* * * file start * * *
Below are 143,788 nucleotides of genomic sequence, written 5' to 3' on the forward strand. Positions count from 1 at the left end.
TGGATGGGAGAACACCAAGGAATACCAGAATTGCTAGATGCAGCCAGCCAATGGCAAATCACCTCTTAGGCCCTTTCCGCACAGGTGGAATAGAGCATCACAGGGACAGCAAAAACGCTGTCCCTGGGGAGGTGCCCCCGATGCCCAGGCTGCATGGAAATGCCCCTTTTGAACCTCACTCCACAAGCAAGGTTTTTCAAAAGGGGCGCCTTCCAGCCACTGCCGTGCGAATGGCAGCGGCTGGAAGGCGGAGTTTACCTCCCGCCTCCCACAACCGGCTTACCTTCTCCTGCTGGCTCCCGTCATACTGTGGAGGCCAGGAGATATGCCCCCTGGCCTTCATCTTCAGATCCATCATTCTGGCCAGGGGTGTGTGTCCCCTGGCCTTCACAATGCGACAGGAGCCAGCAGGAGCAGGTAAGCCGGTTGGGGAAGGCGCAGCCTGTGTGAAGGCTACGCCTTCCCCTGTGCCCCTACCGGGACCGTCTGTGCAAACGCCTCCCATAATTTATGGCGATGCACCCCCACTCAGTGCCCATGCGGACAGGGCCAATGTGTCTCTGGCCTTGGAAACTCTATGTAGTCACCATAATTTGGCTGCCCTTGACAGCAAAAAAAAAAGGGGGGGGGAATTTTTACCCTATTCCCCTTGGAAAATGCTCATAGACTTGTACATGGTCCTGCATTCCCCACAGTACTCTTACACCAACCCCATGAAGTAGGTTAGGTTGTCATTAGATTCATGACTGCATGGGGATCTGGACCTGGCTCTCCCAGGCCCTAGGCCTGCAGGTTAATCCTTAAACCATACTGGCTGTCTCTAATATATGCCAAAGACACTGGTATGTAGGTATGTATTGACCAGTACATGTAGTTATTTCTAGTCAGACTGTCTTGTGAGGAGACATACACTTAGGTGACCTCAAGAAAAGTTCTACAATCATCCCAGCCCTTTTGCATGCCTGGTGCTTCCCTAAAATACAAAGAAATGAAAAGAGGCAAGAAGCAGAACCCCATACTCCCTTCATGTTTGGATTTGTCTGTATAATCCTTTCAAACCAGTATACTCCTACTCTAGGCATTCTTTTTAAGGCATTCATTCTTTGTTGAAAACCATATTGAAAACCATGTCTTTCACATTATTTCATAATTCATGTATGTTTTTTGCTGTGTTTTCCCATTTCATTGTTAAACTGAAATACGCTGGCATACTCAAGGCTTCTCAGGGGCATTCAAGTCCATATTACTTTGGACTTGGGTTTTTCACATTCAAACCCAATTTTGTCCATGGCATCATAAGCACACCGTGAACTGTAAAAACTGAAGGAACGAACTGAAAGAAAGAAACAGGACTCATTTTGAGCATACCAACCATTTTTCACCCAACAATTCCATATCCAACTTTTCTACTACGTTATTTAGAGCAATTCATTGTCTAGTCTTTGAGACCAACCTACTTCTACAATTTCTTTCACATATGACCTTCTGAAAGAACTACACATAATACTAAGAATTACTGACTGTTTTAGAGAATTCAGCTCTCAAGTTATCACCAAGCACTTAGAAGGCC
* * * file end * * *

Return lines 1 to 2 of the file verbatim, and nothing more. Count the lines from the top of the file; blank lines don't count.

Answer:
Below are 143,788 nucleotides of genomic sequence, written 5' to 3' on the forward strand. Positions count from 1 at the left end.
TGGATGGGAGAACACCAAGGAATACCAGAATTGCTAGATGCAGCCAGCCAATGGCAAATCACCTCTTAGGCCCTTTCCGCACAGGTGGAATAGAGCATCACAGGGACAGCAAAAACGCTGTCCCTGGGGAGGTGCCCCCGATGCCCAGGCTGCATGGAAATGCCCCTTTTGAACCTCACTCCACAAGCAAGGTTTTTCAAAAGGGGCGCCTTCCAGCCACTGCCGTGCGAATGGCAGCGGCTGGAAGGCGGAGTTTACCTCCCGCCTCCCACAACCGGCTTACCTTCTCCTGCTGGCTCCCGTCATACTGTGGAGGCCAGGAGATATGCCCCCTGGCCTTCATCTTCAGATCCATCATTCTGGCCAGGGGTGTGTGTCCCCTGGCCTTCACAATGCGACAGGAGCCAGCAGGAGCAGGTAAGCCGGTTGGGGAAGGCGCAGCCTGTGTGAAGGCTACGCCTTCCCCTGTGCCCCTACCGGGACCGTCTGTGCAAACGCCTCCCATAATTTATGGCGATGCACCCCCACTCAGTGCCCATGCGGACAGGGCCAATGTGTCTCTGGCCTTGGAAACTCTATGTAGTCACCATAATTTGGCTGCCCTTGACAGCAAAAAAAAAAGGGGGGGGGAATTTTTACCCTATTCCCCTTGGAAAATGCTCATAGACTTGTACATGGTCCTGCATTCCCCACAGTACTCTTACACCAACCCCATGAAGTAGGTTAGGTTGTCATTAGATTCATGACTGCATGGGGATCTGGACCTGGCTCTCCCAGGCCCTAGGCCTGCAGGTTAATCCTTAAACCATACTGGCTGTCTCTAATATATGCCAAAGACACTGGTATGTAGGTATGTATTGACCAGTACATGTAGTTATTTCTAGTCAGACTGTCTTGTGAGGAGACATACACTTAGGTGACCTCAAGAAAAGTTCTACAATCATCCCAGCCCTTTTGCATGCCTGGTGCTTCCCTAAAATACAAAGAAATGAAAAGAGGCAAGAAGCAGAACCCCATACTCCCTTCATGTTTGGATTTGTCTGTATAATCCTTTCAAACCAGTATACTCCTACTCTAGGCATTCTTTTTAAGGCATTCATTCTTTGTTGAAAACCATATTGAAAACCATGTCTTTCACATTATTTCATAATTCATGTATGTTTTTTGCTGTGTTTTCCCATTTCATTGTTAAACTGAAATACGCTGGCATACTCAAGGCTTCTCAGGGGCATTCAAGTCCATATTACTTTGGACTTGGGTTTTTCACATTCAAACCCAATTTTGTCCATGGCATCATAAGCACACCGTGAACTGTAAAAACTGAAGGAACGAACTGAAAGAAAGAAACAGGACTCATTTTGAGCATACCAACCATTTTTCACCCAACAATTCCATATCCAACTTTTCTACTACGTTATTTAGAGCAATTCATTGTCTAGTCTTTGAGACCAACCTACTTCTACAATTTCTTTCACATATGACCTTCTGAAAGAACTACACATAATACTAAGAATTACTGACTGTTTTAGAGAATTCAGCTCTCAAGTTATCACCAAGCACTTAGAAGGCC